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Old 2016-05-17, 07:28   #45
PawnProver44
 
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Phew. Thanks for saving me the stress about the time. I am only finding prps up to 200k digits to save even more hassel.
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Old 2016-05-17, 08:26   #46
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Quote:
Originally Posted by paulunderwood View Post
PFGW will take 4 times as long for a doubling in length of the number, remembering that the primes are sparser for bigger numbers.
Wouldn't that be 8 times as much (4x for an individual PRP test, and 2x number of PRP tests)?
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Old 2016-05-17, 08:29   #47
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Quote:
Originally Posted by axn View Post
Wouldn't that be 8 times as much (4x for an individual PRP test, and 2x number of PRP tests)?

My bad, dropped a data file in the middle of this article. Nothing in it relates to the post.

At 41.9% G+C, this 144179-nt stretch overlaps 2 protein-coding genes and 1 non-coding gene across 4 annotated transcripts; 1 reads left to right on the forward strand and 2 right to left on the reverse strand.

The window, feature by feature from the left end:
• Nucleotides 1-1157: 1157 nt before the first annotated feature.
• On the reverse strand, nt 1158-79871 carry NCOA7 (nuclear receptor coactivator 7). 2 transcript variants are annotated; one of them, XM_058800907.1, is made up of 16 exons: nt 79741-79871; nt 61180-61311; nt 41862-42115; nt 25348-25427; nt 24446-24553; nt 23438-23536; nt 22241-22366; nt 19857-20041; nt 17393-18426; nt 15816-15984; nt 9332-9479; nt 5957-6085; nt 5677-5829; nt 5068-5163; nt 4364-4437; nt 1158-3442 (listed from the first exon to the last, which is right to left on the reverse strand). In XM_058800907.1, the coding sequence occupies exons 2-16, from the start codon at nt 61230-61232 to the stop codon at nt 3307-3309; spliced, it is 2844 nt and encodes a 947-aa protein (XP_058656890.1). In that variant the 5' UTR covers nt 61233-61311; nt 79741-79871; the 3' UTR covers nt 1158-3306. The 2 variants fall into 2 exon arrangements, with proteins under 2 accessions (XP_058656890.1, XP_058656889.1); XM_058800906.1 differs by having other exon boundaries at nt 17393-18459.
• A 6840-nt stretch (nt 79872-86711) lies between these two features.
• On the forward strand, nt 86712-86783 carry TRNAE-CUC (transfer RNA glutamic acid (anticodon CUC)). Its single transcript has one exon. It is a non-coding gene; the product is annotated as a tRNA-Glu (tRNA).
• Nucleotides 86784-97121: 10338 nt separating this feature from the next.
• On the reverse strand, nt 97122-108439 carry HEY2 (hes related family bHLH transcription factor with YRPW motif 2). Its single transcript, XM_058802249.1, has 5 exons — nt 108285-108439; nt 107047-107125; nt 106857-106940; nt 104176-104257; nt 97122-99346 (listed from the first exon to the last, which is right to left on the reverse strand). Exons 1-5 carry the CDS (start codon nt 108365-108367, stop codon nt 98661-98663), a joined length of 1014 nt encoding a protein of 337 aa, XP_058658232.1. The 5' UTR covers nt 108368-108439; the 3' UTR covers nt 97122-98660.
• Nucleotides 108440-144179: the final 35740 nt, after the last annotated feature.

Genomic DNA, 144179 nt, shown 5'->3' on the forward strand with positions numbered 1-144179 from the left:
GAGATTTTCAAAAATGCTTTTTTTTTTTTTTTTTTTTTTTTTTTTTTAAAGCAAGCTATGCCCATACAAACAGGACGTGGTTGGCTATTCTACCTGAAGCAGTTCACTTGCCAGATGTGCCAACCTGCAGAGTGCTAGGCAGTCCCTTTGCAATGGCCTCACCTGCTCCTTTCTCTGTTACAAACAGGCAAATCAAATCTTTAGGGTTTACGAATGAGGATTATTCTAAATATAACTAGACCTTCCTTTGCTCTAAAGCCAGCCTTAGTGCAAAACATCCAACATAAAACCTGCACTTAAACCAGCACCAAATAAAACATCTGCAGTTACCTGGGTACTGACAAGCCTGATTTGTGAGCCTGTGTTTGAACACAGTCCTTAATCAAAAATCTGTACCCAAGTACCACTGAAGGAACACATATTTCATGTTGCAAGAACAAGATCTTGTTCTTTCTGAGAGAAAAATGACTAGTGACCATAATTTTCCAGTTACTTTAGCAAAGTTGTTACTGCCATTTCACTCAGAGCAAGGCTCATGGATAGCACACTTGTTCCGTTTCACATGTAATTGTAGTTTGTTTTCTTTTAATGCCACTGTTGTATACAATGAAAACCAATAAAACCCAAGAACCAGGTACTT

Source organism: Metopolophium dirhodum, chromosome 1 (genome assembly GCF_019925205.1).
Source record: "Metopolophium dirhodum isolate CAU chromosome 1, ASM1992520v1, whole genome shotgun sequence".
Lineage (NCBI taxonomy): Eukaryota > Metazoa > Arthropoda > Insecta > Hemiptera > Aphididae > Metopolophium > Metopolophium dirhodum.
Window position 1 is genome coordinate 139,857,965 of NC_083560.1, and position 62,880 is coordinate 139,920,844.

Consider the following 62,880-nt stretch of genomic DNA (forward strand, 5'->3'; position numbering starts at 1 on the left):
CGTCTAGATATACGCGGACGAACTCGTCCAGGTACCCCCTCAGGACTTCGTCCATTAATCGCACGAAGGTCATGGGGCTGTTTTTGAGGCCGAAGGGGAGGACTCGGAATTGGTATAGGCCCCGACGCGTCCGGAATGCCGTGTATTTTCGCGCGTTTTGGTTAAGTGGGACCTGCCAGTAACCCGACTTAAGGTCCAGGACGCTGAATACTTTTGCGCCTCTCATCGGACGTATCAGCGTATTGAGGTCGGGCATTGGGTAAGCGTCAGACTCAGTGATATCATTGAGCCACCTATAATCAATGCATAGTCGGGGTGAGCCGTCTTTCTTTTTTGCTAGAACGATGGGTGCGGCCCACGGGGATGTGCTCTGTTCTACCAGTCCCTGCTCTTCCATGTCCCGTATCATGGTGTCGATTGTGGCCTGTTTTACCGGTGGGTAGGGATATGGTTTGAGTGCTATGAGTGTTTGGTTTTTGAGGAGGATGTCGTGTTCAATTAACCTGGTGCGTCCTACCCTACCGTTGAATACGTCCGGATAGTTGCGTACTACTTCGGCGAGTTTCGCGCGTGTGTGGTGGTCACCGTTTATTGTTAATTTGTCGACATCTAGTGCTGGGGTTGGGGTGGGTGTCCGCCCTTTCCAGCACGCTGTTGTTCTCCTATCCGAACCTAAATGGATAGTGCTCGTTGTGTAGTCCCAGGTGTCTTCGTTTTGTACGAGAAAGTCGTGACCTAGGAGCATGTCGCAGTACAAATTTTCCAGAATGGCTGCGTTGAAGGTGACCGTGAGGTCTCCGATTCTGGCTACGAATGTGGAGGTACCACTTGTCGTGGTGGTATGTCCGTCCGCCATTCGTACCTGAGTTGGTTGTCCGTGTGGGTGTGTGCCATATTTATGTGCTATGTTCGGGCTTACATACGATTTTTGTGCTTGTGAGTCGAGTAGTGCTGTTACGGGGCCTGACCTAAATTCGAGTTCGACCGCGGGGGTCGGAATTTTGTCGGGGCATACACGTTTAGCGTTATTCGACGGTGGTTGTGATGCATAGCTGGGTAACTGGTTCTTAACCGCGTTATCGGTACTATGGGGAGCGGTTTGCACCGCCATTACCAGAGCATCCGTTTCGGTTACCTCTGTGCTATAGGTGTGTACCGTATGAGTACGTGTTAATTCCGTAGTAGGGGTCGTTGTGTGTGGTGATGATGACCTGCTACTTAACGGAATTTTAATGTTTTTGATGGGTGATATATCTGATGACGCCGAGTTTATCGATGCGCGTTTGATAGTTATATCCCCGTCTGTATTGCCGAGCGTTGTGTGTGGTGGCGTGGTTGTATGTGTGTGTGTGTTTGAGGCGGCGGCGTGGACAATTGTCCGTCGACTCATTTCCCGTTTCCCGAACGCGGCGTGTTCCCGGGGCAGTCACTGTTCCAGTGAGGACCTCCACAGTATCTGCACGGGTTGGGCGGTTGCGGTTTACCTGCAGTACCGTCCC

Yes, this is what I have experienced when searching.
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Old 2016-05-17, 14:49   #48
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I'm confused where this 8k digit restriction is coming from. It works fine on 140k digit numbers.

Quote:
However, running Dana's perl is_prime() on a random 500k digit number will not work. You will have to call out to PFGW instead.
It would work fine if done correctly, but it in a practical sense you're right -- at this size PFGW is so much faster at this size that you really should run it first.
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Old 2016-05-17, 15:00   #49
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200k digits for n/thoery at most?

EDIT: Is it the same for Dana's perl next_prime(x) and random_ndigit_prime(x) functions?

Last fiddled with by PawnProver44 on 2016-05-17 at 15:04
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Old 2016-05-17, 15:11   #50
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Quote:
Originally Posted by danaj View Post
It would work fine if done correctly, but it in a practical sense you're right -- at this size PFGW is so much faster at this size that you really should run it first.
Aha, your is_prime(n) is BPSW+another test; I was thinking in terms of is_provable_prime(n). I was confused.

I guess PawnProver44 can, in a single script file, sieve with one of your perl functions and call PFGW on surviving candidates. Is this right?